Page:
116 Returning to the Root of Life

Imagine my excitement at being invited to visit and collaborate with researchers at ELSI. In particular, by my host, Nicholas Guttenberg, whom I have many fond recollections of debating over different aspects of life¹s origin and his designs to create the next step in artificial life that will tear us all limb from limb in the process of taking over the world. It was a much anticipated event for the summer and ended up being much more than I expected. It is with much heartfelt thanks and appreciation to the staff at ELSI that I recount my experiences for a wider audience.

So Nicholas Guttenberg (or ŒNich', pronounced as niche, as I am used to referring to him) was kind enough to set aside some time to bring me back to the origin of life, a field that is closer to my original line of research, and one whose deep thoughts I have forsaken in recent years for the usual sensibilities of curing cancer through microbial ecology. This has significance in a number of way for me. It is the root and source of many of my thoughts and insights into ecology and evolution. It has, over the years, provided me with much needed mental depth and acuity that I like to pretend I carry forward to this day. It also has provided me with a lot of the direct insights that I utilize in analyzing systems in microbial ecology when I can. And, as a perhaps middling pet peeve, it is an area that shows immense utility through the theories it generates about life as applied to other areas. I like to consider myself some kind of limited proof of this.

So all in all, the venture to ELSI was a stunning proposition outweighed only by maybe the actual trip itself. I was more prepared than I have been for most trips because I knew the language barrier would get me in trouble if I went too far off the beaten path and because of sheer excitement. I was interested to find out what was going on and on a personal level to catch up with Nich. As for the trip itself, it's hard for me to really know where to begin. So maybe I'll start at the beginning, because I thought that was funny, and fill and/or skip things in along the way.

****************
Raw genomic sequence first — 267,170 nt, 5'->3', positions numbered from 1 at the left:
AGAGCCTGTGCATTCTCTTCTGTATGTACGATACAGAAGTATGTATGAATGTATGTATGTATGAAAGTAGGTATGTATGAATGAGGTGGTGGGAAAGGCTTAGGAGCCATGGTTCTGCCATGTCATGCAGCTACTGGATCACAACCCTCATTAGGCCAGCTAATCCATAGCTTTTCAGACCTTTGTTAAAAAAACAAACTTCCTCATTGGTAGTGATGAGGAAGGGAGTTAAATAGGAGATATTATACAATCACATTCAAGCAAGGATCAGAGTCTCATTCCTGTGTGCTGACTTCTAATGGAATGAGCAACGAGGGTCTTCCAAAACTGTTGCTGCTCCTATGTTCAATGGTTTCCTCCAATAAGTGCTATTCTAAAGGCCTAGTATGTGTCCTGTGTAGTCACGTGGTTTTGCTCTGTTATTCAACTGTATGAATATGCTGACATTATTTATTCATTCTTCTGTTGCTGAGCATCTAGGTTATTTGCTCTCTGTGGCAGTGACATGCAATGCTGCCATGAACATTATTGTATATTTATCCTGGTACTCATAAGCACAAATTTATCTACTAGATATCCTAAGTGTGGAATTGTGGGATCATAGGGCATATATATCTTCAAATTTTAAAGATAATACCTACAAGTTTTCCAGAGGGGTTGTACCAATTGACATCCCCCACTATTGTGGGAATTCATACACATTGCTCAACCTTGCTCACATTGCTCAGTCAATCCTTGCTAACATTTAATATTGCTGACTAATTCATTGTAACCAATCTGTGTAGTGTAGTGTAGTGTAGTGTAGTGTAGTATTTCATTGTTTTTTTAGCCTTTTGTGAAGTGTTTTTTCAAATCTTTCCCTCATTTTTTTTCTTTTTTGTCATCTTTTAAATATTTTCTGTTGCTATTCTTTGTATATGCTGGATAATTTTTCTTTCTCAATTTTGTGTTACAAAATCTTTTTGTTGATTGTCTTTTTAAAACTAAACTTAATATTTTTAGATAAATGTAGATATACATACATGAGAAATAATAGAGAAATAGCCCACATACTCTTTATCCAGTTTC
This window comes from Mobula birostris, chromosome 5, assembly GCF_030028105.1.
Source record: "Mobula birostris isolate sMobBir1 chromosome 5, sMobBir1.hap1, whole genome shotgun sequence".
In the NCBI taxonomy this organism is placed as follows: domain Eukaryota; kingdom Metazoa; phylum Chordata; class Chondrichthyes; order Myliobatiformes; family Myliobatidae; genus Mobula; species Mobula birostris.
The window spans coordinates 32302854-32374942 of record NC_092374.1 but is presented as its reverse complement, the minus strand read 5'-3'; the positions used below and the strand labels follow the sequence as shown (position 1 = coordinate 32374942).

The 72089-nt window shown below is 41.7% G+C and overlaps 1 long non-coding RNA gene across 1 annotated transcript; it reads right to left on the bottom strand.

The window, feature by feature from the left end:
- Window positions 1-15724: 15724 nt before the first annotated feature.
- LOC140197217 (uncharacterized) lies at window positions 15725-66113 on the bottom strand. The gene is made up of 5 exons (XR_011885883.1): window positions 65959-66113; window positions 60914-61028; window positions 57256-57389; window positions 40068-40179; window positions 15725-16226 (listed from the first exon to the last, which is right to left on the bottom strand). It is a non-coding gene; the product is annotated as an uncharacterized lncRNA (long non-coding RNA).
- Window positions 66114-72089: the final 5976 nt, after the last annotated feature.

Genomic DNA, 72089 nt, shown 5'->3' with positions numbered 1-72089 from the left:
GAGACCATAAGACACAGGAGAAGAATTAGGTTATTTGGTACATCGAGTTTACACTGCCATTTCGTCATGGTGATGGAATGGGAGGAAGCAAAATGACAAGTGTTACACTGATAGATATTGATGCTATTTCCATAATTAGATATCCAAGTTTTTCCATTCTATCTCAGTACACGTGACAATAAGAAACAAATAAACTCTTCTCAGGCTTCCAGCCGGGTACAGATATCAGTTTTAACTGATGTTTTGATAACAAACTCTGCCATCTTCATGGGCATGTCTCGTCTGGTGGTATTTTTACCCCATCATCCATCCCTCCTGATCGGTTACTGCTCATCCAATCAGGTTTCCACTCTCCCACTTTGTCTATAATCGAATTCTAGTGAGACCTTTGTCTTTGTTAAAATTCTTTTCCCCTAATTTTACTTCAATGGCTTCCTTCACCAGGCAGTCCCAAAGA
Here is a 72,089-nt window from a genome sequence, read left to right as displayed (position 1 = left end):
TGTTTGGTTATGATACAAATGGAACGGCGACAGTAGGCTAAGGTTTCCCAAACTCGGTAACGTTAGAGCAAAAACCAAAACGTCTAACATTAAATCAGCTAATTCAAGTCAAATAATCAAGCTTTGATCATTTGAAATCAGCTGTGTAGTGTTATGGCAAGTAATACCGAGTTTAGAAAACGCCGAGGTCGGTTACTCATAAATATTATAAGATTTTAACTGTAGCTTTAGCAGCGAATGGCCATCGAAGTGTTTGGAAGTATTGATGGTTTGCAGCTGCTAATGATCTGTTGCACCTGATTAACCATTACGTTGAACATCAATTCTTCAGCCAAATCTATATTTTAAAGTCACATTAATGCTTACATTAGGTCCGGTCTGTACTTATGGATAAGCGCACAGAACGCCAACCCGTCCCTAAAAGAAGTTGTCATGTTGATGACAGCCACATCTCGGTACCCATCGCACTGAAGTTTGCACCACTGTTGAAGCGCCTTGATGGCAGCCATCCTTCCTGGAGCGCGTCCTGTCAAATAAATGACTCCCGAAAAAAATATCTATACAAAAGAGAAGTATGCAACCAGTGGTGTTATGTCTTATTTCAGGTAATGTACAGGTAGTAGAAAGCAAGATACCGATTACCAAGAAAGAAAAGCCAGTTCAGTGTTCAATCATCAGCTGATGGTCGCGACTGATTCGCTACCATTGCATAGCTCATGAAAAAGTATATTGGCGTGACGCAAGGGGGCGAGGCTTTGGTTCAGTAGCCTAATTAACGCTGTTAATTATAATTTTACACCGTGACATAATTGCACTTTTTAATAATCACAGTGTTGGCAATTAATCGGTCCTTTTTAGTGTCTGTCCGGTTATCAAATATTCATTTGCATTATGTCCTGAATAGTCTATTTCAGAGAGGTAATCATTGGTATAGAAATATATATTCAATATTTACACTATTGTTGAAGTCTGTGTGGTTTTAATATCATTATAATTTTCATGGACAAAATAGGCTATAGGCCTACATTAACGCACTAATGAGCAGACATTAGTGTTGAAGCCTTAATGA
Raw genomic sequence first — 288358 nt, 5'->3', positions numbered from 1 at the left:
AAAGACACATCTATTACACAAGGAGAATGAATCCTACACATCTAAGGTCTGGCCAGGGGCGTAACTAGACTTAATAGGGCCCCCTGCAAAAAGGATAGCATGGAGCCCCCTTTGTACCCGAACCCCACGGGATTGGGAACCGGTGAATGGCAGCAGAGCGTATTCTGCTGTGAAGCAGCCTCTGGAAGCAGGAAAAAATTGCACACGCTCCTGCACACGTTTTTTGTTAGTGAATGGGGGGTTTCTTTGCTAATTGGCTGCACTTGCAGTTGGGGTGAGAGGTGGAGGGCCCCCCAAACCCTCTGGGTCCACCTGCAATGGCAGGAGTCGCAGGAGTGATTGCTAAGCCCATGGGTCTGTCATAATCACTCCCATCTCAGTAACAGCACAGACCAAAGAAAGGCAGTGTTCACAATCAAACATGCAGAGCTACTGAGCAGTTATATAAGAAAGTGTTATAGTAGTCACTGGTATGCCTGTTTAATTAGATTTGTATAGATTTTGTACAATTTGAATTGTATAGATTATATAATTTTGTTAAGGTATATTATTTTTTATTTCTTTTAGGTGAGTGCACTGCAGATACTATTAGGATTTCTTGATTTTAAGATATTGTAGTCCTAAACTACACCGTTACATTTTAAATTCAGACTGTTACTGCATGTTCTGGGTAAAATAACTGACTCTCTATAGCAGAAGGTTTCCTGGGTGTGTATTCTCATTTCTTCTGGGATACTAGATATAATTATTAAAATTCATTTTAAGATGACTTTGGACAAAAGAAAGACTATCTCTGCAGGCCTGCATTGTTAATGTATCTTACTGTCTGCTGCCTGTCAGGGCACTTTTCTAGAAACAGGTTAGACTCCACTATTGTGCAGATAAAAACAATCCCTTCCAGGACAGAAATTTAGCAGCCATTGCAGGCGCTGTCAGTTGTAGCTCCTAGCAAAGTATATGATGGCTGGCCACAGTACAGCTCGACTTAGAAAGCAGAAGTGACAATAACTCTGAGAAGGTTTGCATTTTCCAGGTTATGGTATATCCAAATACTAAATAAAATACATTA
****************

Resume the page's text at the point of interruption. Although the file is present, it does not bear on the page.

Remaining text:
Arriving in Narita was easy enough, as was customs and immigration. Figuring out the trains was a bit harder, even for someone who considers himself very adept with mass transit. Despite some carefully given instructions, I'm pretty sure I ended up on the wrong train on the way to Oimachi, which gave me the opportunity to find out just how nice Japanese people really are. The poor lady at the information desk not only spent about 20 minutes trying to help me, but she also ran to my platform to hand me a piece of paper I forgot at her desk. Amazingly, I found that Japan seems to have a culture built specifically to combat my absentmindeness. I'm not sure I can count the number of times clerks ran after me with change, receipts, and other errata that I had put down and forgotten to pick up again on my way out the door of the many stores and restaurants I visited. That's probably not why Japan exists, but I'd like to think it was built with me in mind. Though in reality, I mostly owe a lot of apologies to the many people who were running to catch up to me.

Despite arriving during a site visit and a Roadmap workshop to the Origin of Life, Nich carved out time whenever possible for us to sit down and have scientific discussions. As usual, these ranged from philosophy of science to scenarios of early life to testing the boundaries of evolutionary algorithms. And also as usual, in terms of running actual tests, I was fairly useless. I've never really been able to keep up with Nich when it comes to coding speed and accuracy. It's actually somewhat annoying, but it has always been better to just leave it to him to do on the fly, in front of you, while you are discussing ideas verbally. In particular, we spent the time examining some of our fringe ideas that have now had quite some time to percolate. This included meta-evolutionary schemes such as hot spots (learning where to evolve) as well as some very interesting ideas on where the many patterns we see in evolution arise from. This latter bit included deep dives into a generic basis for epistasis and the underlying processes that give rise to tempo and mode in evolution, and the branching pattern of the 3 Domains of life. Of course, this filtered into some fond recollections of Carl Woese, who was a huge mentor to our group when we were both at Illinois.

Of the cultural things I got to see, I think Ueno Park, Akihabara, and mostly the Awa Dance festival were the biggest highlights, aside from food. Speaking of food, I tend to rate entire countries based on food when I travel, and I have to say Tokyo was stunning in that aspect as well. But if I get started in on that, it would go on for a while. And what would be the fun of that?

1022blog.jpgAwa Odori festival